Ali Faisal, executive manager of the independent Debaathification Commission, said Sayid al-Hamashi was the object of a de-Baathification inquiry.

"His presence in this court violates the statutes ... and he must be replaced," he said.

He added that al-Hamashi's position at the court came to the commission's notice only when he was named by tribunal officials as taking over after the previous chief judge resigned last week.

Jaafar al-Mussawi, the chief prosecutor, however, dismissed the commission's comments and said court officials would want to see evidence before withdrawing support for al-Hamashi on the bench.

"Al-Hamashi denies having any relationship with the Baath party," al-Mussawi said. "The commission ... must provide its evidence to prove its credibility."

The commission, set up under US military rule after Saddam's overthrow in 2003, is charged with rooting out members of the Baath party from positions of power.

Faisal said the commission did not have to produce evidence but that those it accused of Baath membership could appeal through the courts.

The resignation of Kurdish chief judge Rizgar Amin, who has presided over the case since it opened in October, rocked a court whose ability to mount a fair trial had already been thrown into doubt by the killings of two defence lawyers and mutual accusations of intimidation.

Amin has made clear that he objected to political interference in the trial and court sources said on Wednesday it was looking increasingly unlikely that efforts would succeed to persuade him to stay on.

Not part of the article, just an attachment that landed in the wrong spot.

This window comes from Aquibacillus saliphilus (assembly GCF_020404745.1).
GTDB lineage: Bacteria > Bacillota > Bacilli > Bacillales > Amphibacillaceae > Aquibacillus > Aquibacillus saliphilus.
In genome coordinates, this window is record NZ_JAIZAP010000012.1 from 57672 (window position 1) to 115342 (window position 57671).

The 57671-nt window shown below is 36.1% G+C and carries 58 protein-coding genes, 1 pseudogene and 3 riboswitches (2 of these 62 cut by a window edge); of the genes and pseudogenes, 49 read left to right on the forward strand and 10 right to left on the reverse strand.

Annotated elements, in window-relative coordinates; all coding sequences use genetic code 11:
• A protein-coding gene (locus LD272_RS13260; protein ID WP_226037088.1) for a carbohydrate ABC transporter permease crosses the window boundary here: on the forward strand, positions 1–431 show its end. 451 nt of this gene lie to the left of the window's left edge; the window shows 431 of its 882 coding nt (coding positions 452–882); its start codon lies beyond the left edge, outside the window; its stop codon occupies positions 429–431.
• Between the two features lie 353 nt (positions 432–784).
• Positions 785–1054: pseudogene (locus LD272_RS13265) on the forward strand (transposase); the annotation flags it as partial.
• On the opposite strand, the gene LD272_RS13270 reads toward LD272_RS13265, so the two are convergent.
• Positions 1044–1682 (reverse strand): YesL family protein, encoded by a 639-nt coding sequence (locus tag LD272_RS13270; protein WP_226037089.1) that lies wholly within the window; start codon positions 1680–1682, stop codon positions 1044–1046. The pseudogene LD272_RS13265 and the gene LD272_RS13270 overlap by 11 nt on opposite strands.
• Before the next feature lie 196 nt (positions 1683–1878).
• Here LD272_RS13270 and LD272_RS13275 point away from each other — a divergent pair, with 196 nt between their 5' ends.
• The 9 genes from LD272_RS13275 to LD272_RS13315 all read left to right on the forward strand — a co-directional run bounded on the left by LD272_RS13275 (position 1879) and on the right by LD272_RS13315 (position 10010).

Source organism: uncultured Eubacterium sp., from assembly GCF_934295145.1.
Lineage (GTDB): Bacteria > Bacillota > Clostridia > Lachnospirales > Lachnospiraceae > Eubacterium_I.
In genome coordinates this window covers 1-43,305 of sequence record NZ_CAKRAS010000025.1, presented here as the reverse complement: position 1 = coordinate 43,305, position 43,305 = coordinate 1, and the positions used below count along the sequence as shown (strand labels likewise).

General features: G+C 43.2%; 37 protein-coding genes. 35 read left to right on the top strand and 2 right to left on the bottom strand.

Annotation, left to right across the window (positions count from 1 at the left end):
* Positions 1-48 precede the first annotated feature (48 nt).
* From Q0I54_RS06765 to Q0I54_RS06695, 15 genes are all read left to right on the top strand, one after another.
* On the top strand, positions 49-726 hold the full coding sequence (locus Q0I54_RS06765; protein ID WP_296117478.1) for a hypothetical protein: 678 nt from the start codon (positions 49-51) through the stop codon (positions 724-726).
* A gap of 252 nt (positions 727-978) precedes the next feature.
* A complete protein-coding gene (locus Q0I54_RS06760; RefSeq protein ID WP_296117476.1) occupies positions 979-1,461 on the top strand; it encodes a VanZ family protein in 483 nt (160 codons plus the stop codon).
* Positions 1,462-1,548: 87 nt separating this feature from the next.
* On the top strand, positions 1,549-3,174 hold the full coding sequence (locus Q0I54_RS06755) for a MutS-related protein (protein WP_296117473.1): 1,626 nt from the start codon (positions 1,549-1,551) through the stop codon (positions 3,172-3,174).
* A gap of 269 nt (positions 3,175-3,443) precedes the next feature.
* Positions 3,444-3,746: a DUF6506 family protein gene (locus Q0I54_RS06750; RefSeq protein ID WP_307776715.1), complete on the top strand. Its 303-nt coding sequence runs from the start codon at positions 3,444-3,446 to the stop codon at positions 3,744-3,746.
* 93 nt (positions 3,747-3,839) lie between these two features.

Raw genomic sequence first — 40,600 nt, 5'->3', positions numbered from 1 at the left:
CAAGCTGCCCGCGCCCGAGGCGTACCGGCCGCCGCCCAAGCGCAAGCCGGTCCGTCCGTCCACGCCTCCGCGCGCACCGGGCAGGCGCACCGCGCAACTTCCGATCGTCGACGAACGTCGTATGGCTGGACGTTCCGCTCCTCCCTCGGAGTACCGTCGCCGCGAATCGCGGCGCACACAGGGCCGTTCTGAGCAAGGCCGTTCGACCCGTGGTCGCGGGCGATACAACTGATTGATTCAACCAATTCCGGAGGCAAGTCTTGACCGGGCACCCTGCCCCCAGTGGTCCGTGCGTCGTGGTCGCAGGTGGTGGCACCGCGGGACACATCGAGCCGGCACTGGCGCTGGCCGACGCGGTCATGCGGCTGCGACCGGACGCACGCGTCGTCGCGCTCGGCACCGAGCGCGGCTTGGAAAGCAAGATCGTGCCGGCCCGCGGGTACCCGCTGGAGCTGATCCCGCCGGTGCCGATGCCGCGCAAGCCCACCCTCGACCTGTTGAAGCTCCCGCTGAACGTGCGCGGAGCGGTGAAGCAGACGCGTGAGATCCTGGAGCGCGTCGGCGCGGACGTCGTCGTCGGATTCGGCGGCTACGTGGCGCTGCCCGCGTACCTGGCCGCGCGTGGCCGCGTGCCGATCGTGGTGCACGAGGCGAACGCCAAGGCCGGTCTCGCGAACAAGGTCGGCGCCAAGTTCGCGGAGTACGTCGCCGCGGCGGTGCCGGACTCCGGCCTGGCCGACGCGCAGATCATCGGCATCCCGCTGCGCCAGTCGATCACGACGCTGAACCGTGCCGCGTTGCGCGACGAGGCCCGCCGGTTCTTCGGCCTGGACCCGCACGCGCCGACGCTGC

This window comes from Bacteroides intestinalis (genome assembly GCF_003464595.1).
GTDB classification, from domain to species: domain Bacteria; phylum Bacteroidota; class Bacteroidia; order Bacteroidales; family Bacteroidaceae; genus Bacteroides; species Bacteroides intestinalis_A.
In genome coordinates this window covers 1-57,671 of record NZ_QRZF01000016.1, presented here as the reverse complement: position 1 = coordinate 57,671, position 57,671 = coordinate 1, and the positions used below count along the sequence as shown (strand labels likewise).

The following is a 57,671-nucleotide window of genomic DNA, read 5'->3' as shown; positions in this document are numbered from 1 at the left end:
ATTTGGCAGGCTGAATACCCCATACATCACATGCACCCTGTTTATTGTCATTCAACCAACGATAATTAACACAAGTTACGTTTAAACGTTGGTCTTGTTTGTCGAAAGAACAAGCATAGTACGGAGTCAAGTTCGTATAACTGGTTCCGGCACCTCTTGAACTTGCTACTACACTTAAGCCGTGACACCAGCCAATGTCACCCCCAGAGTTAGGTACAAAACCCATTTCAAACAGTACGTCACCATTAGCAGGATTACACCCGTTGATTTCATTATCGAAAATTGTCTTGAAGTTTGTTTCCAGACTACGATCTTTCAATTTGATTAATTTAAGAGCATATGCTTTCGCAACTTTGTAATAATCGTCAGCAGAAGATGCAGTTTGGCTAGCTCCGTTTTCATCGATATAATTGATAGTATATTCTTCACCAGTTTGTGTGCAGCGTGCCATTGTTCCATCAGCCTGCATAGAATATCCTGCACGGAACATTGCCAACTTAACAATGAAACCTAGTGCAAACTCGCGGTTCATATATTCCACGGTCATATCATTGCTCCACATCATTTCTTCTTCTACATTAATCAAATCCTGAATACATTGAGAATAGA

New appointment

Al-Hamashi, a Shia and the most senior of the four other judges on the panel trying Saddam in the first case for crimes against humanity, was named by court officials on Monday as taking over temporarily, in accordance with standard procedure.

Sources inside the High Tribunal said he had also emerged as the consensus choice of his fellow judges to take over permanently in the event Amin stood by his resignation.

Amin resigned over political
interference in the trial

International human-rights groups have called for Saddam to be tried abroad, away from the climate of sectarian and ethnic tension that is dividing Saddam's once dominant fellow Sunni Arabs from the Shia and Kurds.

Allegations of Baath membership against judges and other tribunal officials troubled the US-sponsored court last year, before the first trial began, prompting several resignations.

Critics of Ahmad Chalabi, the deputy prime minister and a former favourite of Washington who fell out with US officials, accused him of pressing allegations of Baathist links after his nephew was ousted from his position in charge of the tribunal.

While support for Saddam is anathema in the new power structures, many Iraqi officials play down the relevance of past membership of the Baath party, saying many Iraqis joined simply to advance careers and played no active role in the movement.